The story goes that they eat all of the leaf litter that used to be food for the trees and that forests can literally starve to death

    Just wondering, not a rant
     
  7. Kiril

    Kiril LawnSite Fanatic
    Posts: 18,308

    No need to wonder, your right ..... http://www.nrri.umn.edu/worms/forest/soil.html
     
  8. phasthound

    phasthound LawnSite Platinum Member
    Posts: 4,603

    While it's true that earthworms are not native to N America, they have been here for hundreds of years. I'm familiar with northeastern forests & I can't say that earthworms have done any harm to them. In fact I think it's important to realize that forests (and other ecosystems) are dynamic, therefore in a constant state of change. Nature adapts, constantly. The only "disasters" in a purely natural state are to the beings that suffer. Those that survive will become more dominant & the event was not disastrous to them.

    Some cases;

    The chestnut tree was the dominant species in eastern forests until a hundred years ago when the chestnut blight wiped them out. Disaterous for the chestnuts, but the forest adapted and became dominated by maples and oaks.

    There have been some out breaks of gypsy moth defoliation lately in NJ. Some advocate aerial spraying of pesticides stronger than Bt & claim if this isn't done there will be ecological disaster. I remember the same being said 30 years ago. I do remember vast areas of forest were defoliated. Guess what? The forests have either recovered or have disappeared due to human activity.

    Currently, the deer population in the northeast forests are eating tree saplings and it is said this will put an end to new growth forests. Personally I see this as a greater threat to the sustainability of forests. Especially since it is not politically correct to advocate increased deer hunting.
    With no new growth the only thing that will replace the forests are parking lots. But that may happen anyway.

    I guess my point is that it's all a matter of perspective. From my viewpoint, earthworms are OK in the grand scheme of things. :clapping:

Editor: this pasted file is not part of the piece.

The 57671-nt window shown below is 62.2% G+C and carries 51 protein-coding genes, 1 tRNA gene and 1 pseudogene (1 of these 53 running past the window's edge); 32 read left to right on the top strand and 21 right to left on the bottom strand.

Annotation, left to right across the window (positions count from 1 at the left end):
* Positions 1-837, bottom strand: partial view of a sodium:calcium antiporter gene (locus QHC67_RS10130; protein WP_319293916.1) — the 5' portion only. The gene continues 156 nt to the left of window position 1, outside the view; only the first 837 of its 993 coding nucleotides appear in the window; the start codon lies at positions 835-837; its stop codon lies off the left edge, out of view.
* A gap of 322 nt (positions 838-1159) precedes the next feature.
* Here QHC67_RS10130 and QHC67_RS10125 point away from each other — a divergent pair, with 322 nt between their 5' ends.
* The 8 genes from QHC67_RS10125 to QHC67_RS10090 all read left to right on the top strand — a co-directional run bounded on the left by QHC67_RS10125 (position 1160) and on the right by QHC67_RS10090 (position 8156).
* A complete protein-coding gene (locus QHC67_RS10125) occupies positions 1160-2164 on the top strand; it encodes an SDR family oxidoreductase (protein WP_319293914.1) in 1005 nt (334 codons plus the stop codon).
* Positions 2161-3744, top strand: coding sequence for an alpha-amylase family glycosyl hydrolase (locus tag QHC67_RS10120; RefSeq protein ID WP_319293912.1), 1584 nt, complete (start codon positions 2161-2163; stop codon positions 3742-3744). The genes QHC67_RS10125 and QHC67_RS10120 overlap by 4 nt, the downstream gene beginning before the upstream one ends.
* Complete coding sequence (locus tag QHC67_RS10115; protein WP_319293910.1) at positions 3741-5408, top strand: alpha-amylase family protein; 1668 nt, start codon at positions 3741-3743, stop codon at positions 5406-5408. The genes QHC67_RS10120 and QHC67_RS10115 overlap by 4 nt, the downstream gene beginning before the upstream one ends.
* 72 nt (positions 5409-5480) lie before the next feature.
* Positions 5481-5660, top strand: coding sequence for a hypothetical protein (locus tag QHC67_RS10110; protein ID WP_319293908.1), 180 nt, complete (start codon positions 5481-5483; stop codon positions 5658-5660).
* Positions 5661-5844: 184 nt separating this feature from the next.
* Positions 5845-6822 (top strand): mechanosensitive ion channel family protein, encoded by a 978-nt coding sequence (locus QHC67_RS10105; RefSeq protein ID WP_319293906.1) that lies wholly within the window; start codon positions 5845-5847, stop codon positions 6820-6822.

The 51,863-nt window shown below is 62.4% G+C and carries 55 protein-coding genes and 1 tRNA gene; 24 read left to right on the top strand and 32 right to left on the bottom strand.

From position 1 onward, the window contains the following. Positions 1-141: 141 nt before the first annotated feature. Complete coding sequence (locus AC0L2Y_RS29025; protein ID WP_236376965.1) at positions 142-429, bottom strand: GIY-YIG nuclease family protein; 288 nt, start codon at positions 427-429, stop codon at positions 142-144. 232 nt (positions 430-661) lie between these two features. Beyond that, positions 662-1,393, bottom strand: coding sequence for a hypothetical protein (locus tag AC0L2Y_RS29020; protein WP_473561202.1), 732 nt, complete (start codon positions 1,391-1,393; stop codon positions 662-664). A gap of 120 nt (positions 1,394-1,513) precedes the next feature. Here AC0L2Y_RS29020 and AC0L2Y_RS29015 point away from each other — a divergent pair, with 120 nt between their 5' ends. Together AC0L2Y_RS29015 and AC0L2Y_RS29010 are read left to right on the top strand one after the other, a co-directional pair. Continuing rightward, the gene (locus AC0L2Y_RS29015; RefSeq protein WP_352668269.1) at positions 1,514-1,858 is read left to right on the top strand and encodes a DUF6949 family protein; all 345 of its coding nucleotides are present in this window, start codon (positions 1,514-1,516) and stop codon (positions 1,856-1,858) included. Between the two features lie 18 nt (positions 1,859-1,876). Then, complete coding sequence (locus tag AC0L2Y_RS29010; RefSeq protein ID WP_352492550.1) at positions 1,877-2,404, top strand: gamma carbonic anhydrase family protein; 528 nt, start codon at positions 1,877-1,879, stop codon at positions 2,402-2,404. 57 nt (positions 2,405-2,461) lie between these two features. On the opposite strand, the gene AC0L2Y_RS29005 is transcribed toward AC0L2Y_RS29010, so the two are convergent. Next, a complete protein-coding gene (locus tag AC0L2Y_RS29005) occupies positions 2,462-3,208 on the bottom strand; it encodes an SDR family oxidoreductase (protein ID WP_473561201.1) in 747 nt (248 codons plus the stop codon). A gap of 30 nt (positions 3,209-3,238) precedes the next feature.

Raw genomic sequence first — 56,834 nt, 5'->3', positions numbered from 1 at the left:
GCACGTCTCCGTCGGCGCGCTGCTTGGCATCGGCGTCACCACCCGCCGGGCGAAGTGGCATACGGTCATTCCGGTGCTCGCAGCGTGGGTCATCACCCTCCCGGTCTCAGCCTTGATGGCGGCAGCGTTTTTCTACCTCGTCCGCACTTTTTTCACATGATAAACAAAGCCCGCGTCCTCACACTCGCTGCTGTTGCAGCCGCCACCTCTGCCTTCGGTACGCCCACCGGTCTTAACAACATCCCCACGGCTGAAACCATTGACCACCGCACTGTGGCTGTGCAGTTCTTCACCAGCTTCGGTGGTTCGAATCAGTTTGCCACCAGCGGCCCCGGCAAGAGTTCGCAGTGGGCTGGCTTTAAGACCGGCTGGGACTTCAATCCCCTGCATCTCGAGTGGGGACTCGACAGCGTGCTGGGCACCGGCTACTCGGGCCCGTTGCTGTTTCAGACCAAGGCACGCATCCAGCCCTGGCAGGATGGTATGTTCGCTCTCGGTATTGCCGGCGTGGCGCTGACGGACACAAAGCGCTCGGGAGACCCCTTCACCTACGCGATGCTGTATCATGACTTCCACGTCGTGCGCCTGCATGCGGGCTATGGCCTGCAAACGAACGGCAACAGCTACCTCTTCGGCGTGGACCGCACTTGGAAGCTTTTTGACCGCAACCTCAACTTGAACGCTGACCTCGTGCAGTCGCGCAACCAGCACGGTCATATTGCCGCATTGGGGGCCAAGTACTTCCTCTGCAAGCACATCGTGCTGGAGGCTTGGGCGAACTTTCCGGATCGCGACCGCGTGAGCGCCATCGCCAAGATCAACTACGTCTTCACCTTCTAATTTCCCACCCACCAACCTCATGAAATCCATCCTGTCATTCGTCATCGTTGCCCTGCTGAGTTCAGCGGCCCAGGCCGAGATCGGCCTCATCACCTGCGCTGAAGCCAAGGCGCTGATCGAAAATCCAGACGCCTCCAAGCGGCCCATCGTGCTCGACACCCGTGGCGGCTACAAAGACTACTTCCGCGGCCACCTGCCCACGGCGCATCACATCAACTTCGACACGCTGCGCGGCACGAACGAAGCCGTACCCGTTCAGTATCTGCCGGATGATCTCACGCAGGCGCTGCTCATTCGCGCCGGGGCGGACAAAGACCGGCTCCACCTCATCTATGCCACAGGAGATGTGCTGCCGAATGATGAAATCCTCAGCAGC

9. Organic a go go

    Organic a go go LawnSite Member
    Posts: 211

    Thats correct. Lumbricus terrestris is an invasive that hitched a ride with the European colonizers. I often wonder how the history of agriculture in America might have been different, if at all, had those worms not displaced the native population. We're so inclined to think of invasives as a negative but this suggests that isn't always the case.
     
  10. Elden

    Elden LawnSite Member
    Posts: 137

    I have a monkey to throw in.... What about Termites in the soil? Down here in the SE they are every where. Termites carry protazoa and bacteria in their gut. They consume cellulose ( wood ) and excrete feces, which is very dark and rich looking. It also holds moisture very well to keep the termites from drying out. If you have ever seen Subterranean or Formosan Termites you know what I mean. Is there any reasearch out there on what kind of benifits they provide to the soil?

    And what about ants? Yes fire ants are bad, but when they build their mounds they bring up minerals and nutrients that may be out of the plants reach. Not only fire ants but all the hundreds of thousands of types of ants. Yes we don't want them in the house or biting us or our kids. So what kind of benifit do they provide?

    Just thinking out side of the box a little bit. I've been reading the organic post for a while and haven't seen either of these two types of insects mentioned. Soil Food Web they are in there too some where.